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The quintessential family reunion

Ask a Minnesota Lutheran what constitutes a “mixed marriage” and, more likely than not, they’ll tell you it’s the wedding between a Norwegian and a Swede, or a Dane and a German. It’s a joke, but it wasn’t always so.
When we think of the development — and consolidation — of Lutheran church bodies in North America, the mixed-marriage metaphor doesn’t quite work. The better image might be that of a family reunion. Lutherans came from Europe in great waves of immigration, over the space of 300 years. Because Lutherans (unlike Anglicans/Episcopalians or Roman Catholics) on this side of the Atlantic were not hierarchical, they had no bishops to tell them how to organize themselves.

Michael L. Sherer

As a result, dozens of separate Lutheran church bodies (some historians suggest as many as 150) developed primarily in what became the United States. These Lutherans were separated by geography, language, and ethnicity. This hodgepodge of sometimes competing, sometimes overlapping church groups led to the comic-tragic saying, “Lutherans are a faith community divided by a common heritage.”

The family tree

The groups began combining by the early 20th century. For the most part, it was Germans combining with other Germans, Norwegians with other Norwegians. (There was only one Swedish church, and the two Danish groups kept their distance from one another.)
By the mid-1960s there were only three large Lutheran church families left in the United States (along with some very small Norwegian groups that wanted to keep their independent status and a couple German-based communities). The “new” American Lutheran Church (TALC) brought together a lot of Norwegians (the Evangelical Lutheran Church and the Lutheran Free Church) and Germans (the old ALC), as well as one of two Danish groups United Evangelical Lutheran Church).
Shortly after TALC came into being, the United Lutheran Church in America, representing most of the east coast Germans, combined with the (Swedish) Augustana Synod, the Evangelical Lutheran Church of America (Suomi Synod) and the other Danish church (American Evangelical Church) to form the Lutheran Church in America (LCA). The Lutheran Church—Missouri Synod was the third large group.
For a brief period during the 1960s, there was a fond hope (not very realistic, as it turned out) that the Big Three would find a way to combine into a unified Lutheran Church for the country (if not for all of North America). One sign of that dream was the creation of a common worship book, the green-cover Lutheran Book of Worship.
But the brief window of hopeful optimism quickly closed. The Lutheran Church—Missouri Synod (LCMS) rejected the hymnal its scholars helped to create (although some LCMS congregations began using it anyway). In the 1970s a conservative movement in the LCMS guaranteed no significant cooperation was going to result between that church and the other two large U.S. Lutheran groups.

“Lutherans are a faith community divided by a common heritage.”

That didn’t stop leaders of the ALC and the LCA from moving toward a new church body of their own. As early as 1980, the publishing houses of the two churches — the LCA’s Fortress Press and the ALC’s Augsburg Publishing House — began developing and marketing common curriculum for Sunday schools, confirmation classes, and adult education.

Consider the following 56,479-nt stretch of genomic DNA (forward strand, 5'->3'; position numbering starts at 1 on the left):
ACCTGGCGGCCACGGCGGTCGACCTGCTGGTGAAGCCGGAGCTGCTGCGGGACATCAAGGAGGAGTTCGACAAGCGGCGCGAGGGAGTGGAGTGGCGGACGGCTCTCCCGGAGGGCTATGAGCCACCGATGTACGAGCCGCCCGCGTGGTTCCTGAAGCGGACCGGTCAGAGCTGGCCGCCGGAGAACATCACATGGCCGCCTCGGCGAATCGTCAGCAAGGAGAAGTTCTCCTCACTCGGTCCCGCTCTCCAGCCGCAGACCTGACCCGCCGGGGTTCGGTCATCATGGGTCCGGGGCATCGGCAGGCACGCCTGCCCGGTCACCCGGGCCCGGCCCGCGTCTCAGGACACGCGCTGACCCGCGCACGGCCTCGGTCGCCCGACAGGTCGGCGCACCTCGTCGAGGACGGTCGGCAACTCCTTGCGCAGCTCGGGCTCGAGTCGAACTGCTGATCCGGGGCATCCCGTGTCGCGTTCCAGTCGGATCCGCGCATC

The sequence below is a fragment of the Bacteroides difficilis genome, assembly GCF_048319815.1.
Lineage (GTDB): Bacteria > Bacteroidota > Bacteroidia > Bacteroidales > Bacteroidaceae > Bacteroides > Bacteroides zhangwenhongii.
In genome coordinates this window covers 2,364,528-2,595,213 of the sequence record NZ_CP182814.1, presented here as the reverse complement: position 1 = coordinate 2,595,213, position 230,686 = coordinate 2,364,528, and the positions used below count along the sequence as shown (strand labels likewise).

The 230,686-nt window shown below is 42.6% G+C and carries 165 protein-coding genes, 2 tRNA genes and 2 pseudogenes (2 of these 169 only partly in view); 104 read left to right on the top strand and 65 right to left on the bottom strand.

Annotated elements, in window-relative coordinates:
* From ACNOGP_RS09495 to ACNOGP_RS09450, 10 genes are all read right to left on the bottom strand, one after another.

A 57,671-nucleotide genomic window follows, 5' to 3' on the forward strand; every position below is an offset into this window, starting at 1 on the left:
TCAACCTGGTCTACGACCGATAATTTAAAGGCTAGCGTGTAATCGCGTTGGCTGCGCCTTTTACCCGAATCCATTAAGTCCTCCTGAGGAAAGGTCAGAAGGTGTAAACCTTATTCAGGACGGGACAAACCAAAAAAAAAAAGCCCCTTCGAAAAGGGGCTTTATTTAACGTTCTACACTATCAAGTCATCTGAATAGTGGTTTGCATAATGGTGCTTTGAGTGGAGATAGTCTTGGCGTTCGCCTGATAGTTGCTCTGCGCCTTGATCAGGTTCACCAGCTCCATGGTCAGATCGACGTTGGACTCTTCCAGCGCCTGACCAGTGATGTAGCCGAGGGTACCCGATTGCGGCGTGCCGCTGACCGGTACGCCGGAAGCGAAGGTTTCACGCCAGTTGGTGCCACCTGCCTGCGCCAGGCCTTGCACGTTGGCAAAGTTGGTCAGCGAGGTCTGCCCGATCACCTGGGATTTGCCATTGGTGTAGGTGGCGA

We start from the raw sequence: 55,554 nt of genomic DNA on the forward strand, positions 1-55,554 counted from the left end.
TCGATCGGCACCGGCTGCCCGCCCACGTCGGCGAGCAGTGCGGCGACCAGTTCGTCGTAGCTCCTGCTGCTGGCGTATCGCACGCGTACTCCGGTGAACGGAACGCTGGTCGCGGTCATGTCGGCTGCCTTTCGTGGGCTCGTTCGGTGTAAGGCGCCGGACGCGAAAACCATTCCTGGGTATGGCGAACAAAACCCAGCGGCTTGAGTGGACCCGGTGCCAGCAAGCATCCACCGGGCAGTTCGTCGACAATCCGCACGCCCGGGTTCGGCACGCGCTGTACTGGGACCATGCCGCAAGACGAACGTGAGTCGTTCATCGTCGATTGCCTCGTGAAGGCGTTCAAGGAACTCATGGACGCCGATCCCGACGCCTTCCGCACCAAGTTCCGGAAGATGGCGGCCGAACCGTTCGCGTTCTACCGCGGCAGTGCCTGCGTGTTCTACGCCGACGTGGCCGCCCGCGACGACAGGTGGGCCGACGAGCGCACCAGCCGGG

Moving toward merger

In the 1980s four Lutheran seminaries combined into two. In Ohio, the LCA seminary in Springfield and the ALC seminary in Columbus joined to form Trinity Lutheran Seminary on the Columbus campus. In the Twin Cities, the LCA’s Northwestern Seminary moved from Minneapolis to a site adjacent to the campus of Luther Seminary in St Paul and built a striking new academic complex. A few years later, the schools combined to become Luther-Northwestern Seminary (now called simply “Luther Seminary”).
Increasingly, leaders and lay members of both the ALC and the LCA found fewer if any compelling reasons to remain separate. That led to the creation of the Consultation on Church Union, a task force that smoothed the way for a merger in 1988. The new church body, with over 5 million baptized members, borrowed the name of a previous Norwegian Lutheran body (the “Evangelical Lutheran Church”) by adding the words “in America.” The new acronym became ELCA.
There was something striking about the creation of The ELCA. Unlike the all-German Wisconsin Evangelical Lutheran Synod or the almost-entirely-German LCMS, or the several small all-Norwegian Lutheran groups, the ELCA combined the ethnic heritages of a broad spectrum of European Lutheran heritage — German, Danish, Norwegian, Swedish, Finnish (and even Slovak and Icelandic). It was the quintessential “Lutheran family reunion.”
The ELCA is the largest Lutheran faith community in the western hemisphere. This year the ELCA marks 25 years since its creation. The denomination is the most progressive (some would say “liberal”) of all U.S. Lutheran bodies. Like any family, there are squabbles and disagreements. But, for the most part, the signs are that the members of this multi-national church family are glad they got together.
Michael L. Sherer is editor emeritus of Metro Lutheran. A retired ELCA pastor, he lives with his wife Kathe in Waverly, Iowa.

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